Thermaltake eSports Shock Spin HD Headphones Review
Less of shock, more of spin.
Thermaltake is a name that should immediately conjure up images of badass chasis, sturdy power supplies and edible-looking memory chips, if you have ever been an overclocker or computer nerd, that is. I am big fan of their chasis in particular; I still use one of their old full-tower which is holding up quite well from the years of abuse and mysteriously solid chunks of dust.
But that’s quite well known. What is not, however, is their dedicated gaming peripheral section called ‘eSports’. Although quite commonly brought to battle in the ‘pro’ circuit, the brand doesn’t always get the same importance that the likes of Razer and Roccat enjoy among the common gamer.
But they should – they have made some pretty kickass gear so far, and our review product, the Shock Spin HD headset is made from the same forge, as well. Off the box, the headset promises some impressive features – 50mm neodymium magnet speakers, velvet cushion, and a USB sound card that adds 7.1 virtual surround sound to the mix. Does it fare up? Let’s take a look.
Design & Comfort:
You know what the Shock Spin reminds me of…
Yeah, a lollipop. So there goes all the stylizing out the window for me. But jokes apart, the Shock Spin has the most basic look among the headsets I have used so far. And that isn’t exactly a negative – it’s great to see a company that hasn’t gone overboard with looks and has kept their focus on comfort and design.
And it’s a good mix, that. The 50mm’s are enclosed in soft velvet cushion that devours the ears completely, while the head adjustment is spring-based, so there’s no fuss over finding that perfect balance between pain and suffering, and the feeling of having a crab attached to your skull.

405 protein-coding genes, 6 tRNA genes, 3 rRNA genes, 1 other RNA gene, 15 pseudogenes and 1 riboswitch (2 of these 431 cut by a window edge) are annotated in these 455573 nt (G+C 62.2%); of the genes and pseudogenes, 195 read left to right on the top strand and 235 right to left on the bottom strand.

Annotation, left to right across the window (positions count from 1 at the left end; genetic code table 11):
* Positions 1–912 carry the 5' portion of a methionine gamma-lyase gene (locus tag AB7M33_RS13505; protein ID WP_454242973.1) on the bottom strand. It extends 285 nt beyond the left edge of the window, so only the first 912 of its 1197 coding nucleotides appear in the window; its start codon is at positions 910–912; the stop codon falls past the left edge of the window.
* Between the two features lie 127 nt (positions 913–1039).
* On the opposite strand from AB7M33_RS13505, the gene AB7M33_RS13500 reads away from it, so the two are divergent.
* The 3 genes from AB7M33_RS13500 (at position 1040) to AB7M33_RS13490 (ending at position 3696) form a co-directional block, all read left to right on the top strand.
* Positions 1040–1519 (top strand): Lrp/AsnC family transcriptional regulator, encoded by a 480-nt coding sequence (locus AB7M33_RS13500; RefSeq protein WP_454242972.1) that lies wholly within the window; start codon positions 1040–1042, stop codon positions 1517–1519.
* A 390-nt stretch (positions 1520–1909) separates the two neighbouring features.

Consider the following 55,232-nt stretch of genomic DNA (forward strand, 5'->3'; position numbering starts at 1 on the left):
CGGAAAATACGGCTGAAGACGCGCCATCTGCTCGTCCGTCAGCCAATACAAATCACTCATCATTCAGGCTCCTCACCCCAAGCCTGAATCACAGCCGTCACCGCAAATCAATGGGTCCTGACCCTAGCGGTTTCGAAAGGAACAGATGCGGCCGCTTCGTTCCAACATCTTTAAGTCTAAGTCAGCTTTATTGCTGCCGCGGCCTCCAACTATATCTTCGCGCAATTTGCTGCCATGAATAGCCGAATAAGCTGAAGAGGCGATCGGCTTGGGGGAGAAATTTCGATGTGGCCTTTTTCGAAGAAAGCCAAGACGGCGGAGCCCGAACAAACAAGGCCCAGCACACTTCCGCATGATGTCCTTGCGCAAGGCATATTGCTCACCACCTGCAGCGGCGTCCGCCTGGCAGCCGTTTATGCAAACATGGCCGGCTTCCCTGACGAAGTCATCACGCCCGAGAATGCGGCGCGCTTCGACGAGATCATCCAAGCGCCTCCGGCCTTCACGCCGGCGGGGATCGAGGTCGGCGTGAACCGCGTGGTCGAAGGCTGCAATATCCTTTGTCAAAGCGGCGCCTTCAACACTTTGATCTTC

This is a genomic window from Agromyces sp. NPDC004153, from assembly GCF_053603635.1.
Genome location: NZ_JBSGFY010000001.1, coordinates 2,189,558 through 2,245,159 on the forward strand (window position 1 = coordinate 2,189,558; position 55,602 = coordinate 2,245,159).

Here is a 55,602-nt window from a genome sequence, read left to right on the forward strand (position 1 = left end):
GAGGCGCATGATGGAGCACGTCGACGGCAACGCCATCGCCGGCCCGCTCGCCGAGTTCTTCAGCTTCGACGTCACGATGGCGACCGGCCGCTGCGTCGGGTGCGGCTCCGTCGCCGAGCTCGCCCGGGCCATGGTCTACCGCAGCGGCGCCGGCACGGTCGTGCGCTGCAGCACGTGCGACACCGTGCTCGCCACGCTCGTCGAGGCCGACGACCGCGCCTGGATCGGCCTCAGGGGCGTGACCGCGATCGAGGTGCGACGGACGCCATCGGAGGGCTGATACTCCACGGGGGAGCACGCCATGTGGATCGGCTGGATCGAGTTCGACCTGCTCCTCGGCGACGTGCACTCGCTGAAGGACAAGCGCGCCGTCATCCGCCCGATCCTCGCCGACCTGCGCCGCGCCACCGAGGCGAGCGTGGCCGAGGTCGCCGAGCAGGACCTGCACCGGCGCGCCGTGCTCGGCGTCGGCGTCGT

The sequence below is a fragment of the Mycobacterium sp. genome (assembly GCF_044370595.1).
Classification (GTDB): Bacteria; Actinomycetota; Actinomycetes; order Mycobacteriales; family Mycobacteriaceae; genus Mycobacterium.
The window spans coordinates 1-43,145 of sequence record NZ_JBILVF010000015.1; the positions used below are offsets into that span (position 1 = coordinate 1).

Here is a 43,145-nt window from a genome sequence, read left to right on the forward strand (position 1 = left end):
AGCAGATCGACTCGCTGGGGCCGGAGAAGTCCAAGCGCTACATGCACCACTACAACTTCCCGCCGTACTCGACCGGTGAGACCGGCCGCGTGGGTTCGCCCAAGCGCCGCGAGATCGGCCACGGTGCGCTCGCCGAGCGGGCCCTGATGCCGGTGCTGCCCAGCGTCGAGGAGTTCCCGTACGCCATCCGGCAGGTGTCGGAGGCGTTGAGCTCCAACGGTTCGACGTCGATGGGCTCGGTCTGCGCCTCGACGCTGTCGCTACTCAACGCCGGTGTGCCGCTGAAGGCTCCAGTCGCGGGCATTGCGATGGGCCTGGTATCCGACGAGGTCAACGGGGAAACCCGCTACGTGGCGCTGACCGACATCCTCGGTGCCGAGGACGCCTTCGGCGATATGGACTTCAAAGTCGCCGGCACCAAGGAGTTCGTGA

This, along with the encasing plastic, makes the headset extremely light on the ear. However, during long runs, the headset starts to build up heat around the edges and gets itchy as a result. Plus, the huge 50mm drivers almost touches your cheeks, which not only starts to hurt a bit after an hour, but makes eating while wearing them…erm, odd. They get a little too bouncy.
Moving on, the headset comes bundled with two extensions. One, that extends the headset’s short, iPod-friendly 3.5mm cable to a longer one; and second, the USB sound card, which adds virtual 7.1 surround sound to the speakers. The latter cannot be used with consoles, of course, since it needs drivers and other installations to work.
The Shock Spin also comes with a mic, but it is an entirely separate unit from the headset. We are not sure if it’s an ideal solution, especially to a product that is mainly aimed at online gamers. Communication here is off utmost importance; a separate mic unit, with its own cables and attached management issues only create hindrance to the experience.